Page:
Wandering China

An East/West pulse of China's fourth rise from down under.

Mo Yan’s #Nobel: Parable of a Patsy? #China [Bloomberg]

This same article is published in Singapore’s Straits Times but the word patsy was not used. Rather the title for the Chinese majority island state read, ‘Nobel winner’s intriguing parable’.

Semantic arm twisting in agenda setting for different audiences as such, by the fourth estate, is apparent here.

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Mo Yan’s Nobel: Parable of a Patsy?
Adam Minter
Source – Bloomberg, published December 15, 2012

On Monday night, the Chinese author Mo Yan accepted his Nobel Prize in Literature in Stockholm. It was a big event for him, and an even bigger one for China’s newspapers and microblogs.

The interest was predictable: Mo is the first non-dissident Chinese national to win a Nobel Prize, and his award is thus celebrated as a moment of international recognition that has long eluded the world’s most populous country. In 2010, Liu Xiaobo, the imprisoned Chinese dissident author and activist won the Peace Prize — the first Chinese national to win any Nobel – – much to the chagrin and embarrassment of the Communist Party he critiqued. Fair or unfair, Mo and his prize were destined to be viewed in Liu’s shadow, and Mo was destined to be asked about — and perhaps made to answer for — Liu.

The Chinese view Mo first and foremost as a soft-spoken writer of muscular, often cruel novels of the Chinese countryside. He inspires tremendous national pride (especially since the Nobel). Before his big win, Mo had never demonstrated much interest in speaking up politically. His name is actually a pseudonym that means “Don’t Speak,” and he claims to have adopted it in honor of his father’s orders to him during the Cultural Revolution.

Still, Mo is surely not naive about political matters. His role as vice chairman of the state-chartered Chinese Writers’ Association makes him a target of critics who seek to diminish his work as soft-core agitprop and certainly informs his understanding of the costs and benefits of speaking up on political issues.

Please click here to read the rest of the article at the source.

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Filed under: Beijing Consensus, Bloomberg, Censorship, Charm Offensive, Chinese Model, Communications, Culture, Democracy, Domestic Growth, Government & Policy, Greater China, Influence, International Relations, Mapping Feelings, Media, Nationalism, New Leadership, Nobel Prize, Peaceful Development, Politics, Public Diplomacy, Reform, Social, Soft Power, Strategy, Tao Guang Yang Hui (韬光养晦), The Chinese Identity, The construction of Chinese and Non-Chinese identities,

Chinese writer Mo Yan wins Nobel literature prize [Associated Press]

Guan Moye, better known as his pen name Mo Yan 莫言, the Chinese author behind Red Sorghum, The Garlic Ballads and Big Breasts & Wide Hips wins the Nobel Literature Prize to some Chinese fanfare, perhaps dyslexic over the suggested political posturing of Liu Xiaobo’s Nobel Peace Prize in 2010.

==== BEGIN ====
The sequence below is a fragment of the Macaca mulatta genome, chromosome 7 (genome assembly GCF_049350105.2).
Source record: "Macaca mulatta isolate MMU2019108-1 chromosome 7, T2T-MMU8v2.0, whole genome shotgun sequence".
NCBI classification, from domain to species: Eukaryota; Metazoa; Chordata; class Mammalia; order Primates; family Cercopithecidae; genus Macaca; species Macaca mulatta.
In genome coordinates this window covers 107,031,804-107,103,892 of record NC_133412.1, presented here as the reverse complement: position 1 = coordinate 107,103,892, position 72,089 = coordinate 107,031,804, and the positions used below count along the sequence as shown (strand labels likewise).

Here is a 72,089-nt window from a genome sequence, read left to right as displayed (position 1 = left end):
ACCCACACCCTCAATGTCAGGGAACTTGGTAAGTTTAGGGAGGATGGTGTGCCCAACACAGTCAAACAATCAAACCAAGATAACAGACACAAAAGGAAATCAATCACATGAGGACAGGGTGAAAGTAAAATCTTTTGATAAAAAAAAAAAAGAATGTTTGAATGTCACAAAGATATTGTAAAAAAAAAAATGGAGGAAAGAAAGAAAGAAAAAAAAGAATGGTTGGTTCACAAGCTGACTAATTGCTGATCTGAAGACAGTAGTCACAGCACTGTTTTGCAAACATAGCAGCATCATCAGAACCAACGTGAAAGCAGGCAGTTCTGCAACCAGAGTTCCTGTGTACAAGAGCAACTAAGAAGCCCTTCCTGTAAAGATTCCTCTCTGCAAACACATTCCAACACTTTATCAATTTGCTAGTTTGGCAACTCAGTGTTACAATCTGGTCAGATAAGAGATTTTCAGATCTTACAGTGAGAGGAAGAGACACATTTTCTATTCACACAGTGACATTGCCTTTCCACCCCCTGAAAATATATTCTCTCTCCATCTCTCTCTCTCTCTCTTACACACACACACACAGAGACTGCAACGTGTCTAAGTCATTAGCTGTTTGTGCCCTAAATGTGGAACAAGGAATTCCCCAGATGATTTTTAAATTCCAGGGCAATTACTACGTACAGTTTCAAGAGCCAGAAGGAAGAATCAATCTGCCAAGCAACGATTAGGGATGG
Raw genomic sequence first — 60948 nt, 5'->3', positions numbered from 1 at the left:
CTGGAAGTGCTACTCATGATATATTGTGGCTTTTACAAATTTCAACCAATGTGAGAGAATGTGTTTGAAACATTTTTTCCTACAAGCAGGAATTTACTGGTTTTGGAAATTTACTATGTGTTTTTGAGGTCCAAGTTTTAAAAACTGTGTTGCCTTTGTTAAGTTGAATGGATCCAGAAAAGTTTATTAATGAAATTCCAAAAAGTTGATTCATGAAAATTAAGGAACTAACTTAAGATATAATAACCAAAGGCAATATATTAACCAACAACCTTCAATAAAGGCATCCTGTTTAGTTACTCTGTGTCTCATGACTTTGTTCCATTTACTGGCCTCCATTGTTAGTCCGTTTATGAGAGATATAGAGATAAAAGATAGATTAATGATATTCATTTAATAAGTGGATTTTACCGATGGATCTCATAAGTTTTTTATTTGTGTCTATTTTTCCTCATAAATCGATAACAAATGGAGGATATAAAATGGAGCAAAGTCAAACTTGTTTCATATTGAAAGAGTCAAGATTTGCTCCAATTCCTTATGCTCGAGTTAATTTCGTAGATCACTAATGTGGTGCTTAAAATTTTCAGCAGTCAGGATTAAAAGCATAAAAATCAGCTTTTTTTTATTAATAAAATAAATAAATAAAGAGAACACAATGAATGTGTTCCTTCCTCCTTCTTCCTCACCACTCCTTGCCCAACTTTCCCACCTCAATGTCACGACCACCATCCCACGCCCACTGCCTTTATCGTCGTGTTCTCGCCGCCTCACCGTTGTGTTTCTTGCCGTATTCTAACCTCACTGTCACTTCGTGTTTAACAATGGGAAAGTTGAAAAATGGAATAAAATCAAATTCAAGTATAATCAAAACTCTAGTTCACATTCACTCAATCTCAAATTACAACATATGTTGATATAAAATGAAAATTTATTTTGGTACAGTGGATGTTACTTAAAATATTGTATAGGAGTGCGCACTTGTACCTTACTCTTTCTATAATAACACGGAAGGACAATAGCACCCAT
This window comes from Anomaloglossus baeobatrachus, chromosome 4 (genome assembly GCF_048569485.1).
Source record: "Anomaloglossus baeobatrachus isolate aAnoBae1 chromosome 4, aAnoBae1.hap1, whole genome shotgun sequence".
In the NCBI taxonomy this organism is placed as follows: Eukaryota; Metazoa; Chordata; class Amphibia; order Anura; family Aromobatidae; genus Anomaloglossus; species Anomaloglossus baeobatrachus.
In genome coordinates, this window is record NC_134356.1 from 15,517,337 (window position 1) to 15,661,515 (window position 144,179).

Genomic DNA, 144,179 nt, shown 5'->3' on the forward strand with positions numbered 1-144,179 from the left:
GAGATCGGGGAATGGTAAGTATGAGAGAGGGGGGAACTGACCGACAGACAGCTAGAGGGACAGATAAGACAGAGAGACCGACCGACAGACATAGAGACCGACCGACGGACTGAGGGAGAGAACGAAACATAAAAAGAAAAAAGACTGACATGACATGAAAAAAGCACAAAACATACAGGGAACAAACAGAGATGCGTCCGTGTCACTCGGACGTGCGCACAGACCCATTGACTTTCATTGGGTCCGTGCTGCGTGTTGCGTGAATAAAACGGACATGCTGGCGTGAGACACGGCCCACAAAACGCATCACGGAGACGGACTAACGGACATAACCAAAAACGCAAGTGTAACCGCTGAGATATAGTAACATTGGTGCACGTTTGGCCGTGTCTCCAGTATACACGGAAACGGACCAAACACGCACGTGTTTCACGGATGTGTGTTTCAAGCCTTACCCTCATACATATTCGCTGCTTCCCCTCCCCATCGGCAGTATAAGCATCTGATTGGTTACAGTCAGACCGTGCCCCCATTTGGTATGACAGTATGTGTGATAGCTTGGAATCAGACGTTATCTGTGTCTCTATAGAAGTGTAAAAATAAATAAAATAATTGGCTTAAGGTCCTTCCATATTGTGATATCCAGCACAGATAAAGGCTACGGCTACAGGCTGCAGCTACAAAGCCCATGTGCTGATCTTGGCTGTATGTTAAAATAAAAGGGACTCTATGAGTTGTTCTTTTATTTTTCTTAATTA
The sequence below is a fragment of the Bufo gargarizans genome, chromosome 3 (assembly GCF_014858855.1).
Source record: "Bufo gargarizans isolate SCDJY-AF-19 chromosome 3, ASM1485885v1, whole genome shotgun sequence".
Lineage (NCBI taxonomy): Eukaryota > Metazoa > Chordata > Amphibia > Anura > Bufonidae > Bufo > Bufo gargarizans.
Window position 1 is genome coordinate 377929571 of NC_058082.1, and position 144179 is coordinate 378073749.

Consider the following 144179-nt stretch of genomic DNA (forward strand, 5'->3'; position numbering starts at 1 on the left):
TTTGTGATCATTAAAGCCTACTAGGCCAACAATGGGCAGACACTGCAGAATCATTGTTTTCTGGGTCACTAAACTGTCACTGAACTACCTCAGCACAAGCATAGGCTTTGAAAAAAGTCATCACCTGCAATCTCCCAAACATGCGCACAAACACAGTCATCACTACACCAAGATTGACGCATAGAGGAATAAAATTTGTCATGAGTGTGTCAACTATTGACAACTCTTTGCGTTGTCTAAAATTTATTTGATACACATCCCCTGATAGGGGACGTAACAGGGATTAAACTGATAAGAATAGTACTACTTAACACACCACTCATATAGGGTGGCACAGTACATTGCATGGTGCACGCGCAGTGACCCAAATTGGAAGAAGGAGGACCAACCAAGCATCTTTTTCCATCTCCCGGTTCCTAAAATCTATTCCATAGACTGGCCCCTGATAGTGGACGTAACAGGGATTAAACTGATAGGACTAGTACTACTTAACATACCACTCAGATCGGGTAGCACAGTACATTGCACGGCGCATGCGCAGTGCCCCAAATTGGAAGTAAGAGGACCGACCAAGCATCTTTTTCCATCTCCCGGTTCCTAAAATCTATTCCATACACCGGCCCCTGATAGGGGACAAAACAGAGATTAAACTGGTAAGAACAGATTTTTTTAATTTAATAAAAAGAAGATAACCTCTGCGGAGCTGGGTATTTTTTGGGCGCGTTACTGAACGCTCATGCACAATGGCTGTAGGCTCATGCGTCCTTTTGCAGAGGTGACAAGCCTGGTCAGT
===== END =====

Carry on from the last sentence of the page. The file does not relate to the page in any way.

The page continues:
Once described by Donald Morrison as “one of the most famous, oft-banned and widely pirated of all Chinese writers” (see Holding up half the sky, Time 2005), this demonstrates in some part, a shift in how the Beijing consensus has broadened its stock to include homegrown literary talent that is respected overseas, widening the range of representations into its collective identity.

Poignant… that Hu Xijin 胡錫進, editor-in-chief of the Global Times is suggesting on his microblog (a search for 胡錫進 on Weibo revealed that ‘In accordance with the relevant laws, regulations and policies, “Mr Hu Xijin search results are not displayed.’ I digress. Reportedly he alludes to the fact that the Chinese mainstream cannot be kept out for long.

For a look at news coverage from China and the UK –

China Daily – Is Mo Yan man enough for the Nobel? (October 9, 2012)

Xinhua – News Analysis: How did Mo Yan win China’s first Nobel Prize in Literature? (October 12, 2012)

The Australian – China’s Mo Yan wins Nobel for literature (October 11, 2012)

Fox News got their report from the AP – Chinese writer Mo Yan wins Nobel literature prize; known for bawdy, sprawling tales (October 11, 2012)

The Guardian – Mo Yan’s Nobel prize for literature sparks celebration in China (October 11, 2012)

– – –

Chinese writer Mo Yan wins Nobel literature prize
by Karl Ritter and Louise Nordstrom
Source – Agency – AP, published October 11, 2012

In this photo taken Monday, Oct 22, 2007, Chinese writer Mo Yan speaks during an interview at a teahouse in Beijing. Mo won the Nobel Prize for literature Thursday, Oct. 11, 2012. Source – AP Photo: Aritz Parra

STOCKHOLM (AP) – Chinese writer Mo Yan won the Nobel Prize in literature on Thursday, a cause of pride for a government that had disowned the only previous Chinese winner of the award, an exiled critic.

National television broke into its newscast to announce the prize – exceptional for the tightly scripted broadcast that usually focuses on the doings of Chinese leaders.

The Swedish Academy, which selects the winners of the prestigious award, praised Mo’s “hallucinatory realism” saying it “merges folk tales, history and the contemporary.” Read the rest of this entry »

Filed under: AP, Beijing Consensus, Charm Offensive, Chinese Model, Communications, Culture, Democracy, Influence, Intellectual Property, International Relations, Mapping Feelings, Media, Nationalism, Nobel Prize, Peaceful Development, Politics, Public Diplomacy, Social, Soft Power, Strategy, The Chinese Identity, , , , , ,

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